How to Break Free of Frustrating Habits
Published on April 13, 2022 by Leon F. Seltzer Ph.D.
The literature on breaking habits (whether disturbing to you or others) is bountiful, and there’s a consensus among authors, who advise you to:
Concretely define the dysfunctional behavior and discover the ways that, however subconsciously, it’s felt rewarding to you.
Get clear on the costs directly or indirectly associated with this behavior—i.e., become more mindful about how it’s ultimately self-defeating, its benefits substantially outweighed by its hindrances or risks.
Identify the specific triggers that routinely get you to enact this largely involuntary and unwilled habit.
Find an alternative behavior that, at least over time—21 days? 45? 66?—will feel as rewarding as the one you’re trying to get rid of. (The reason theorists can’t agree on a generalized time frame is that it’s determined by so many variables.)
If the habit has become obsessive, become aware of when you’re beginning to experience a craving to engage in it (whether binge eating, alcohol abuse, pathological gambling, or indiscriminate texting or sexting). Then, deliberately distract yourself by attending to something else until the craving diminishes, since cravings are typically time-limited.
Stay centered on the goals that relinquishing the habit will help you achieve—i.e., it’s more reinforcing to focus on the positives than, reflexively, blur your intentions by thinking negatively.
Don’t shy away from getting as much outside support as you need, but do so selectively—with people who understand your issues and will, noncritically, offer compassion for your distress.
Accept that altering a bad habit is difficult and takes time. So be patient with yourself: It’s not really your fault that you’ve so long struggled with this problematic behavior. Your neurochemistry is deeply wired to oppose your changing anything that (wrong-headedly) it views as safeguarding your welfare. So even though eventually your correlated stress reaction (fight/flight/freeze) will be reduced by breaking the habit, initially your efforts at eradication are likely to magnify it.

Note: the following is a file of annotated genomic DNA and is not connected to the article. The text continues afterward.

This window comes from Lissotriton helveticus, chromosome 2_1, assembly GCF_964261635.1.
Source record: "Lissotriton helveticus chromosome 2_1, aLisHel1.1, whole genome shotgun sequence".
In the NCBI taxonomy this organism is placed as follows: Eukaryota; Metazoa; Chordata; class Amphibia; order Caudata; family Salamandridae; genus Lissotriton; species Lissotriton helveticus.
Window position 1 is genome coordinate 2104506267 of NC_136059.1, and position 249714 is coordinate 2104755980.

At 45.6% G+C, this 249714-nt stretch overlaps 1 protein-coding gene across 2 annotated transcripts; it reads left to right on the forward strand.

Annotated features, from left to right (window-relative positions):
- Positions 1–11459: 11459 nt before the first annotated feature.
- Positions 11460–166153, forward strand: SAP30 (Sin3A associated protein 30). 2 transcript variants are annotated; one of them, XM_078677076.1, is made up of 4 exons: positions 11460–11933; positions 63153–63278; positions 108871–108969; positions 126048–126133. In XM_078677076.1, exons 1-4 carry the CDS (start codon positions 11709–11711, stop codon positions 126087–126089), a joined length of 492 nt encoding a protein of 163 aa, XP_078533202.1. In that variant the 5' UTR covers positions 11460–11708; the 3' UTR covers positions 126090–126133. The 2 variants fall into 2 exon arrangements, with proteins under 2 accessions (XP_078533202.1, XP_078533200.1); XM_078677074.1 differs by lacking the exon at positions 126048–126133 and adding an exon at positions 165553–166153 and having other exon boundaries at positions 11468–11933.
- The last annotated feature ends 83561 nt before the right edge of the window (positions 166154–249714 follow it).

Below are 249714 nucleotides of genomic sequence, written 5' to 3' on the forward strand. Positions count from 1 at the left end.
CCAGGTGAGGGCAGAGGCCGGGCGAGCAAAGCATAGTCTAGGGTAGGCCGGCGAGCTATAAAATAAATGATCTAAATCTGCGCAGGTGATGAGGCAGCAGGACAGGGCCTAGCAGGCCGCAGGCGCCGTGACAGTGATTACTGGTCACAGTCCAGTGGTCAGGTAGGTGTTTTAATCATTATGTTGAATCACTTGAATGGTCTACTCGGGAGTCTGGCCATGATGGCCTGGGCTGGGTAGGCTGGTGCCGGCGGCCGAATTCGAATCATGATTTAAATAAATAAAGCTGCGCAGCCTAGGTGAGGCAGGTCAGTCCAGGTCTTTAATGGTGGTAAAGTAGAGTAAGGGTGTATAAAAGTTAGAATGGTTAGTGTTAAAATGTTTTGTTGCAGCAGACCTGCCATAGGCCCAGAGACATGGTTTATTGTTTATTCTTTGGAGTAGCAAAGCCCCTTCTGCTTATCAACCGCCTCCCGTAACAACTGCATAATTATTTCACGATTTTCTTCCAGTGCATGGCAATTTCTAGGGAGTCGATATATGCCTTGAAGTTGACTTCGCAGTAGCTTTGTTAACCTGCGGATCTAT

If all else fails, don’t hesitate to get professional help. When you’re stuck, collaborating with a therapist or coach can make all the difference.
Lessons from Wendy Wood's "Habit Lab"
The lifetime academic scholarship of Wendy Wood of the University of Southern California has been dedicated to this perennially important topic—as well as training others to research and write about it.
One of the things that separates Wood from other academics in this area is her efforts to disseminate her findings to the broadest audience possible. She’s worked extensively with government agencies, nonprofit organizations, and even industrial firms to promote the cause of public health and to help companies improve their marketing strategies.
While Wood’s position isn’t at odds with other researchers’ conclusions, its detailed elucidations of problematic habits warrant close scrutiny. I'll add that my own succinct outline of her work is adapted largely from APA’s excellent summary article (Palmer, 2020) in its journal, Monitor on Psychology.
Wood’s extensive experiments regularly demonstrate that context is pivotal for grasping the dynamics of unwanted habits and why they can be so resistant to change. Consider that one of her most noteworthy findings is that 43% of our actions are performed while we’re thinking about, doing, or feeling, something else. That’s precisely why developing greater consciousness—or mindfulness—about what, moment-to-moment, is going on with us is vital.
And just as realtors emphasize the value of “location, location, location,” the more a habit is triggered by your (inner-or-outer) "locale," the more likely you are to repeat the habit. That explains why these triggers exert far more influence on your behavior, however dysfunctional, than simply changing your attitude toward it.
As illogical as it may seem, rectifying irrational cognitions aren’t in themselves enough to prompt you to disconnect from habits that are clearly disadvantageous to you. Put somewhat differently, it’s actually much simpler to change your beliefs about a behavior than to change the behavior itself (which obliquely echoes the expression, "easier said than done”). Moreover, the particular contexts that induce your maladaptive habits can override social influences that run counter to them.